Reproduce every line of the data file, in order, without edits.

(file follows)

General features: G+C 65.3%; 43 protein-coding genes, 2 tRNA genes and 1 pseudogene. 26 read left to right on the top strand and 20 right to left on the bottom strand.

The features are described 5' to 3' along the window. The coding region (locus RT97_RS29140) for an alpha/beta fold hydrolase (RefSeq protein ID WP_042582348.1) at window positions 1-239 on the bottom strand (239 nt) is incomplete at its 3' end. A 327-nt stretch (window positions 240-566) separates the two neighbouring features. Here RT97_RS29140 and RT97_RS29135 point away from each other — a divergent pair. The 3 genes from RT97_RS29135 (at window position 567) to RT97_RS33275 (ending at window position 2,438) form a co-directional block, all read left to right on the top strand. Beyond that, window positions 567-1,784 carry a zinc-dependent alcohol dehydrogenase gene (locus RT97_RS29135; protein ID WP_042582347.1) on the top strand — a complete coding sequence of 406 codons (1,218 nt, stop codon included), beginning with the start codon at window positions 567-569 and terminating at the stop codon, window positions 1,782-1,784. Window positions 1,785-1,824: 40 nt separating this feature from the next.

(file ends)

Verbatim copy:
General features: G+C 65.3%; 43 protein-coding genes, 2 tRNA genes and 1 pseudogene. 26 read left to right on the top strand and 20 right to left on the bottom strand.

The features are described 5' to 3' along the window. The coding region (locus RT97_RS29140) for an alpha/beta fold hydrolase (RefSeq protein ID WP_042582348.1) at window positions 1-239 on the bottom strand (239 nt) is incomplete at its 3' end. A 327-nt stretch (window positions 240-566) separates the two neighbouring features. Here RT97_RS29140 and RT97_RS29135 point away from each other — a divergent pair. The 3 genes from RT97_RS29135 (at window position 567) to RT97_RS33275 (ending at window position 2,438) form a co-directional block, all read left to right on the top strand. Beyond that, window positions 567-1,784 carry a zinc-dependent alcohol dehydrogenase gene (locus RT97_RS29135; protein ID WP_042582347.1) on the top strand — a complete coding sequence of 406 codons (1,218 nt, stop codon included), beginning with the start codon at window positions 567-569 and terminating at the stop codon, window positions 1,782-1,784. Window positions 1,785-1,824: 40 nt separating this feature from the next.